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  • Meeting abstract
  • Open Access

2032 The relationship between electrocardiographic and cardiac magnetic resonance (CMR)-derived left ventricular parameters differs between physiologic and pathologic hypertrophy

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Journal of Cardiovascular Magnetic Resonance200810 (Suppl 1) :A301

https://doi.org/10.1186/1532-429X-10-S1-A301

  • Published:

Keywords

  • Cardiac Magnetic Resonance
  • Left Ventricular Hypertrophy
  • Cardiac Magnetic Resonance Parameter
  • Cornell Product
  • Hypertensive Left Ventricular Hypertrophy

Background

Hypertensive left ventricular hypertrophy (LVH) and increased LV mass (LVM) compound its long-term cardiovascular risk, whereas in athletes LVH is innocuous. Electrocardiography (ECG) is commonly used to diagnose LVH, but has low sensitivity. CMR affords greater accuracy in assessing LVH and LVM. Few studies have looked at the relationship between ECG and CMR parameters and none in hypertensives or athletes. We therefore investigated the relationship between ECG markers of LVH and CMR-derived LV parameters in athletes and hypertensives with LVH based on ECG voltage criteria. We hypothesized that in these groups there should be similar correlation between ECG voltages/mass on the one hand, and CMR wall thickness/mass on the other.

Methods

Uncomplicated hypertensives (n = 16) without other cardiovascular risks and professional athletes (n = 11), both with ECG LVH were selected for this study. Controls (n = 18) were healthy volunteers. Blood pressure (BP) was measured in a sitting position using a mercury sphygmomanometer after a 10-minutes rest. 12 leads ECGs were obtained in supine position. QRS duration, Sokolow-Lyon (SL) voltage, Cornell (CL) product, the sum of QRS voltages and ECG derived LVM were measured. CMR was performed on a 1.5 Tesla scanner (Sonata; Siemens Medical Solutions, Erlangen, Germany) using validated cardiac protocols. Images were analysed using the Argus software (version 2002B; Siemens Medical Solutions). The following LV parameters were obtained; end-diastolic volume index (EDVI), mass and mass index (LVMI), end-diastolic (edwt) and end-systolic (eswt) wall thickness sums based on the AHA segment model. Continuous variables were compared using one way ANOVA. Pearson's correlation coefficient was used to establish relationship between CMR and ECG variables.

Results

Compared to controls (n = 18, age 39.2 ± 13.8 yrs, females = 5) and athletes (n = 11, age 24 ± 3 yrs, female = 1), hypertensives (n = 16, age 57.7 ± 13.9 yrs, 5 females) were older, p < 0.001. Body mass indices were similar amongst the groups and athletes (2.07 ± 0.24 m2) had larger body surface areas than controls (1.88 ± 0.17 m2), p < 0.027. Systolic and diastolic BP (mmHg) were higher in hypertensives (147 ± 16/83 ± 11) than in athletes (120 ± 9/65 ± 8) and controls (117 ± 12/72 ± 8), p < 0.001 for both BP. Hypertensives (3.14 ± 0.77) and athletes (3.68 ± 0.70) had comparable Sokolow-Lyon voltages (mV) that were significantly higher than those of controls (2.38 ± 5.1), p < 0.001).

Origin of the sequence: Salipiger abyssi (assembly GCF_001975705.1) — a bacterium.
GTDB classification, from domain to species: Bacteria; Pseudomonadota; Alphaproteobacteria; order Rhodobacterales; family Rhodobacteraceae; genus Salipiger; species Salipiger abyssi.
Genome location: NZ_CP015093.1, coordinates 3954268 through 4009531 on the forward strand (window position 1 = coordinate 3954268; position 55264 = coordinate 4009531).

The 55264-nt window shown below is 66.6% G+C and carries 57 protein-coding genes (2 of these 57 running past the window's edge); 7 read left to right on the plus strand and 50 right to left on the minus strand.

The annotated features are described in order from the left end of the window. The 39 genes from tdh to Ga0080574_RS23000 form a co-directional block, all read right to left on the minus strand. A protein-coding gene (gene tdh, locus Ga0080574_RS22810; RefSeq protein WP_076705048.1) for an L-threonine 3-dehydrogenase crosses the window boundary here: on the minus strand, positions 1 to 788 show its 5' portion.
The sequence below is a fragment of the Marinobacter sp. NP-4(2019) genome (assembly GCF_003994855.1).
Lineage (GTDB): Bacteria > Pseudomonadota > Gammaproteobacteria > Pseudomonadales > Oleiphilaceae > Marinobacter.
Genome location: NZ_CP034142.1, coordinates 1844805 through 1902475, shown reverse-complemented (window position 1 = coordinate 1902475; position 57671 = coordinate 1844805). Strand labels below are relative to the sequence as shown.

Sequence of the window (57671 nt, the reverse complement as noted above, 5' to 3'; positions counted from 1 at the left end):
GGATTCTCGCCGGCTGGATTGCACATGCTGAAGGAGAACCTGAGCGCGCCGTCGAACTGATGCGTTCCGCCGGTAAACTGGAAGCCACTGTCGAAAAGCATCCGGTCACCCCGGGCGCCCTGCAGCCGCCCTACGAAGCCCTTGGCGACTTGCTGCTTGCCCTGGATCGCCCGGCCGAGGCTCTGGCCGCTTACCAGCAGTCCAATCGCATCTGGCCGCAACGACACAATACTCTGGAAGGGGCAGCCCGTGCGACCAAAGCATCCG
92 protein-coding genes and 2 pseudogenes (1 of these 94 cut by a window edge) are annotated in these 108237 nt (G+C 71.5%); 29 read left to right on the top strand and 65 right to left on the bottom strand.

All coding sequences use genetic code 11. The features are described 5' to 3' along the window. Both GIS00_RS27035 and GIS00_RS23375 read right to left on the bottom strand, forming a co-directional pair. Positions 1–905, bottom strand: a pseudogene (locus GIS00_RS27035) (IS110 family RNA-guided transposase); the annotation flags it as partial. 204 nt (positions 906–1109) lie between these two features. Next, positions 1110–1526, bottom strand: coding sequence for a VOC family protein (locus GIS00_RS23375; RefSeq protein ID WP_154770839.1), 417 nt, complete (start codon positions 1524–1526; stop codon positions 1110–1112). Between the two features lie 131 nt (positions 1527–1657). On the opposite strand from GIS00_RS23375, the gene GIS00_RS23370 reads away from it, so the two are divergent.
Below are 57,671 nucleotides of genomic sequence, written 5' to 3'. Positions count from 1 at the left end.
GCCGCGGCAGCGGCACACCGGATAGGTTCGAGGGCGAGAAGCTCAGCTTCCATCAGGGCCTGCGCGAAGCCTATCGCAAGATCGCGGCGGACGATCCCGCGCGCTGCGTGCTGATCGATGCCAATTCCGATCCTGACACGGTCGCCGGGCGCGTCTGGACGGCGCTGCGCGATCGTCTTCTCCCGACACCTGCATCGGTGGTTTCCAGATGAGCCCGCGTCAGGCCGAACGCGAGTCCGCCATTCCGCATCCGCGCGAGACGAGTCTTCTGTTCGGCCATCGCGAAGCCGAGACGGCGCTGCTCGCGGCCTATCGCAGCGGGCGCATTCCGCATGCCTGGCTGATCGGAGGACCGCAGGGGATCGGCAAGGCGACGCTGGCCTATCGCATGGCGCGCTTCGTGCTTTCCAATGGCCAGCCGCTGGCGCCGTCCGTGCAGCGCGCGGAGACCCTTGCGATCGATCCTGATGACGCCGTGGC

LVEDVI (cm3/m2) was significantly larger in athletes (108.63 ± 12.44) than in both hypertensives (80.39 ± 38.9) and controls (77.72 ± 13.92), p < 0.001. Hypertensives (143.6 ± 29.0) and athletes (150.9 ± 21.9) had a similar sum of the end-diastolic wall thickness (edwt) (mm) that were significantly higher than in controls (111.4 ± 14.1), p < 0.001). However, hypertensives (201.2 ± 26.8) and controls (195.7 ± 28.9) had comparable sum of end-systolic wall thickness (eswt) (mm) that were significantly lower than that of athletes (262.1 ± 29.50), p < 0.001. Hypertensives (175.5 ± 110.8 and 92.2 ± 52.8) and athletes (209.5 ± 70.3 and 101.4 ± 22.7) had comparable CMR-derived LVM (g) and mass indices (g/m2) that were significantly higher than those of controls (102.3 ± 27.5 and 54.01 ± 11.5), p < 0.001.

Table 1 shows correlation coefficient between ECG and CMR parameters in hypertensives. Hypertensives showed significant correlations between ECG variables and CMR parameters.
Table 1

Correlation coefficient between ECG and CMR parameters in hypertensives

 

Sum of edwt

Sum of eswt

CMRLVM

CMRLVMI

QRS duration

0.78***

0.74***

0.85***

0.84***

SL voltage

0.78***

0.79***

0.73***

0.70***

Cornell product

0.79***

0.61*

0.88***

0.89***

ECGmass

036

069**

0.28

0.18

ECGmass index

039

0.72**

038

0.35

* denotes p < 0.05, ** p < 0.01, *** p < 0.001

In contrast, athletes showed no significant correlation between CMR parameters and QRS duration, SL and Cornell product; only ECG-derived LVM showed significant correlation with all CMR parameters, i.e. sum of edwt (r = 0.72*), sum eswt (r = 0.70*), CMR derived LVM (r = 0.88**) and mass index (r = 0.73*). Similarly, in controls only SL voltage and ECG LVM correlated with CMR derived LVMI (r = 0.54* and 0.64* respectively).

Conclusion

Despite similar degree of LV hypertrophy, hypertensives and athletes show different correlations between ECG variables and CMR derived LV parameters.

Authors’ Affiliations

(1)
University of Oxford, Oxford, UK
(2)
University of Newcastle, Newcastle, UK

Copyright

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